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Board Game Sequence

  1. May 3, 2009 #1
    Post the next step in the sequence:

    http://img9.imageshack.us/img9/2796/n36.gif [Broken]

    I'm still working on a solution for this. As far as I see, the problem lies in discovering the rules of a game (I assume it is a game) that would produce such patterns in sequence.
    Last edited by a moderator: May 4, 2017
  2. jcsd
  3. Jul 6, 2009 #2
    No replies whatsoever, but I never did figure this one out. Anyone at all want to have a go?
  4. Jul 6, 2009 #3
    I played around with it a bit, but I couldn't come up with anything useful. I went under the assumption that it was something similar to "life", but with different rules, but I couldn't find anything relevant with rules involving immediate neighbors. Could be something completely different, though.

  5. Jul 6, 2009 #4
    Will you tell us where this came from?
  6. Jul 6, 2009 #5
    It comes from one of the many now defunct amateur "IQ tests" online. It's no longer available for that purpose.
  7. Jul 6, 2009 #6
    Last edited by a moderator: May 4, 2017
  8. Jul 6, 2009 #7
    Last edited by a moderator: May 4, 2017
  9. Jul 6, 2009 #8
    It seems to be a game in particular, which you have hinted at, running backwards. Standard enough looking corner play to deduce that much. I am having a bit of trouble though since I was guessing that the X's represented opposing pieces but the positions of the X's are not consistent while the black dots are. There does not seem to be evidence of any captures either.
  10. Jul 6, 2009 #9
    To me it looks (visually) most like either a variant on John Conway's "Life" or something like Minesweeper, but, as you say, what we believe to be game pieces don't necessarily behave as such.
  11. Jul 6, 2009 #10
    Ah, I guess then you were not hinting. It looks to me like Go. Particularly it looks like a diagram of corner play except progressing backwards and X's instead of white pieces. The structure makes sense. I can not figure out how to make the progression make sense though.

    Oh.... I just noticed the pieces are in the boxs instead of on the intersections as they are in Go. Its been too long since I played.
  12. Jul 7, 2009 #11
    Looking at the first two steps, it kind of looks like this could be a variation on checkers with the pieces taking horizontally and vertically instead of diagonally but then I don't immediately see if this could be used to get to the third picture.

    I assume this was similar to what you were thinking with your solution Abzu?
  13. Jul 7, 2009 #12


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    Now that would be a funny game to write - organisms struggling to survive and multiply in a field of mines!

    Maybe you could build some artillery to take down the gliders...
  14. Jul 7, 2009 #13
    Ah now I see, it's a variation on checkers where you can take horizontally, vertically, and diagonally.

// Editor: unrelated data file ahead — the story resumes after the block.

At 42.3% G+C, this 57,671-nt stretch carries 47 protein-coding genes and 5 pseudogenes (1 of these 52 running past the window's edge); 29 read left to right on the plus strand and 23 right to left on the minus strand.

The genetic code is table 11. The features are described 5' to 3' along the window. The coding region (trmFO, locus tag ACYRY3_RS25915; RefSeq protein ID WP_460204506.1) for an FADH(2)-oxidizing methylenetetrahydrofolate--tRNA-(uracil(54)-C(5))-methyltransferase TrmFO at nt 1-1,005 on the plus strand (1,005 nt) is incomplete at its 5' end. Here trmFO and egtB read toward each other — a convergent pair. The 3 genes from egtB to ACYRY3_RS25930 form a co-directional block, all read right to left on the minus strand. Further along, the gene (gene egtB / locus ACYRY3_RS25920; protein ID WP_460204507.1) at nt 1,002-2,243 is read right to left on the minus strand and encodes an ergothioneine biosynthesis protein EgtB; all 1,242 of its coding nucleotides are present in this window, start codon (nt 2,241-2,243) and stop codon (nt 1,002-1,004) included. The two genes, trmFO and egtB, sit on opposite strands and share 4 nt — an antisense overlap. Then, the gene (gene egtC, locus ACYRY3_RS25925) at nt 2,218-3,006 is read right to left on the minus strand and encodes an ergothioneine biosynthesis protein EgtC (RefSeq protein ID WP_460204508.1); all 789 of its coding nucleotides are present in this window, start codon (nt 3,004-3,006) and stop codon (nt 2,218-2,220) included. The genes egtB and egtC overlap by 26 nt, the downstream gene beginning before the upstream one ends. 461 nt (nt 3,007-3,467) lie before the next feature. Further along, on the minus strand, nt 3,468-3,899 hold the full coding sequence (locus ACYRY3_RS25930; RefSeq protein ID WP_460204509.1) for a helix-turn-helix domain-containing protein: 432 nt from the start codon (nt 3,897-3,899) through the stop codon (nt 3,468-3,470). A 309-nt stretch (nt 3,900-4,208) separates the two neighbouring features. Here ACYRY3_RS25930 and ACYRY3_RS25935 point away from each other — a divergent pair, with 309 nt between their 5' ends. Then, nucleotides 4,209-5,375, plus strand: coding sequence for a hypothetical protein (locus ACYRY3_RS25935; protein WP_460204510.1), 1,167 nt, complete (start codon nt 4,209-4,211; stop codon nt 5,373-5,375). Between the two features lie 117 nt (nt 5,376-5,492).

15. Jul 7, 2009 #14
    I think the players capture each others pieces by jumping over them, any direction. Something in the first 3 turns suggested that the dot is doing the first move every turn. The leftmost dot in the 4th turn was spared by the cross-player because he would have lost in turn 5 had he taken it.
  16. Jul 7, 2009 #15
    Yeah I think you're right. I was thinking that they might only be allowed to take once in each direction per turn.
    Last edited: Jul 7, 2009
  17. Jul 9, 2009 #16
    Do you mind annotating the game's moves as you see them?
  18. Jul 9, 2009 #17


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    Well, that would be giving the whole thing away, now wouldn't it? :approve: You've been given the key...
  19. Jul 11, 2009 #18
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  20. Jul 11, 2009 #19


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    Last edited by a moderator: May 4, 2017
  21. Jul 12, 2009 #20
    Considering that the link looks to have 404'd...
  22. Jul 12, 2009 #21


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    Yes. :devil:
  23. Jul 12, 2009 #22
    Steps 3 and 4 are where I'm uncertain about the logic behind the choices I think are being made.
  24. Jul 13, 2009 #23
    The whole checkers theory seems absurdly wrong to me, although it would work. Assuming that you had columns labeled A-F and rows labeled 1-6, then:

    From State 1 to State 2:
    O jumps from C6 to C4, capturing the X at C5.
    X double-jumps from C3 to C1 (capturing C2), to E1 (capturing D1).

    From State 2 to State 3:
    O triple-jumps from D3 to D1 (capturing D2), to F1 (capturing E1), to D3 (capturing E2).
    X quadruple-jumps from A5 to C5 (capturing B5), to C3 (capturing C4), to A3 (capturing B3), to C1 (capturing B2).

    It doesn't make sense that it would be the answer, but regardless, even if it's correct, Abzu's answer is wrong:

    Note of course that the jump sequence goes from a single jump to a double jump to a triple jump to a quadruple jump. It's possible to extend this pattern and have O make a quintuple jump (eliminating all the X's except for the one at C1), which in turn is followable by a sextuple jump by X, which, no matter how you slice it, seems to end up with an X always at C5, making it the only occupied square on the board.

    I still don't like that as an answer, but it does admittedly work.

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